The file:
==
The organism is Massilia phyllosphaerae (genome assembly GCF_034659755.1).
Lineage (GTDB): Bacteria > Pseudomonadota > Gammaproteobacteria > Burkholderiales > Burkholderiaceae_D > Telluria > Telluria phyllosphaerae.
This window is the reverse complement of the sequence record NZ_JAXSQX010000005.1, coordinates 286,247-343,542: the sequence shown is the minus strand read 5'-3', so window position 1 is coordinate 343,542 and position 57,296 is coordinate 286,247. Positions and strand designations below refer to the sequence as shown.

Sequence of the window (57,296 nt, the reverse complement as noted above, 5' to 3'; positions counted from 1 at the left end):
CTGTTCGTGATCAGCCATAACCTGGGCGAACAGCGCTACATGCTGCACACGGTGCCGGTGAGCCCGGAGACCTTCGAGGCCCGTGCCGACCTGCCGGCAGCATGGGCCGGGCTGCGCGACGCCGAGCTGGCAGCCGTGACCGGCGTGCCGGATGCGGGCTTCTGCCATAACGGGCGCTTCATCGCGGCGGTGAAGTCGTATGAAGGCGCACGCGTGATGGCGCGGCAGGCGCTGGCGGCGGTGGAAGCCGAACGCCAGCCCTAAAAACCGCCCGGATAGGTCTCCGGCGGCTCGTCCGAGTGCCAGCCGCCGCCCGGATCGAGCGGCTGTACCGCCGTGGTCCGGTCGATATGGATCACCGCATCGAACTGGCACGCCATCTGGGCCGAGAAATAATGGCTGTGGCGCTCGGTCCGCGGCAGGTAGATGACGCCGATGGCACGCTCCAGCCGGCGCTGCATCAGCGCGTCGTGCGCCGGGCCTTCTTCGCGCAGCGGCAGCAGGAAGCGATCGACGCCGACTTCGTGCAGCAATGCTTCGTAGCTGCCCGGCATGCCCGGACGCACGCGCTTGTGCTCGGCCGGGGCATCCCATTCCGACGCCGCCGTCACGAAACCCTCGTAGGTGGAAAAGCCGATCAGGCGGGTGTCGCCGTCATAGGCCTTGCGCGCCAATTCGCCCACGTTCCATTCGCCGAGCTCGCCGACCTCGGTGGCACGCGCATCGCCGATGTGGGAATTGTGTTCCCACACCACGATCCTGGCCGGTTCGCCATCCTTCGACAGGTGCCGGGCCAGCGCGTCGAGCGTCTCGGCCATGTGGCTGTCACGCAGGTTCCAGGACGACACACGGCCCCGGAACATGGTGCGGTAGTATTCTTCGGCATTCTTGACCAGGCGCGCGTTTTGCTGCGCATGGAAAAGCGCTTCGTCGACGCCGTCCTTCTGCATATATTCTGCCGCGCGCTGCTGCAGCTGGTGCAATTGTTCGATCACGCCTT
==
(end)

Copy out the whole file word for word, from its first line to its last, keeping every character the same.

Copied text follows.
The organism is Massilia phyllosphaerae (genome assembly GCF_034659755.1).
Lineage (GTDB): Bacteria > Pseudomonadota > Gammaproteobacteria > Burkholderiales > Burkholderiaceae_D > Telluria > Telluria phyllosphaerae.
This window is the reverse complement of the sequence record NZ_JAXSQX010000005.1, coordinates 286,247-343,542: the sequence shown is the minus strand read 5'-3', so window position 1 is coordinate 343,542 and position 57,296 is coordinate 286,247. Positions and strand designations below refer to the sequence as shown.

Sequence of the window (57,296 nt, the reverse complement as noted above, 5' to 3'; positions counted from 1 at the left end):
CTGTTCGTGATCAGCCATAACCTGGGCGAACAGCGCTACATGCTGCACACGGTGCCGGTGAGCCCGGAGACCTTCGAGGCCCGTGCCGACCTGCCGGCAGCATGGGCCGGGCTGCGCGACGCCGAGCTGGCAGCCGTGACCGGCGTGCCGGATGCGGGCTTCTGCCATAACGGGCGCTTCATCGCGGCGGTGAAGTCGTATGAAGGCGCACGCGTGATGGCGCGGCAGGCGCTGGCGGCGGTGGAAGCCGAACGCCAGCCCTAAAAACCGCCCGGATAGGTCTCCGGCGGCTCGTCCGAGTGCCAGCCGCCGCCCGGATCGAGCGGCTGTACCGCCGTGGTCCGGTCGATATGGATCACCGCATCGAACTGGCACGCCATCTGGGCCGAGAAATAATGGCTGTGGCGCTCGGTCCGCGGCAGGTAGATGACGCCGATGGCACGCTCCAGCCGGCGCTGCATCAGCGCGTCGTGCGCCGGGCCTTCTTCGCGCAGCGGCAGCAGGAAGCGATCGACGCCGACTTCGTGCAGCAATGCTTCGTAGCTGCCCGGCATGCCCGGACGCACGCGCTTGTGCTCGGCCGGGGCATCCCATTCCGACGCCGCCGTCACGAAACCCTCGTAGGTGGAAAAGCCGATCAGGCGGGTGTCGCCGTCATAGGCCTTGCGCGCCAATTCGCCCACGTTCCATTCGCCGAGCTCGCCGACCTCGGTGGCACGCGCATCGCCGATGTGGGAATTGTGTTCCCACACCACGATCCTGGCCGGTTCGCCATCCTTCGACAGGTGCCGGGCCAGCGCGTCGAGCGTCTCGGCCATGTGGCTGTCACGCAGGTTCCAGGACGACACACGGCCCCGGAACATGGTGCGGTAGTATTCTTCGGCATTCTTGACCAGGCGCGCGTTTTGCTGCGCATGGAAAAGCGCTTCGTCGACGCCGTCCTTCTGCATATATTCTGCCGCGCGCTGCTGCAGCTGGTGCAATTGTTCGATCACGCCTT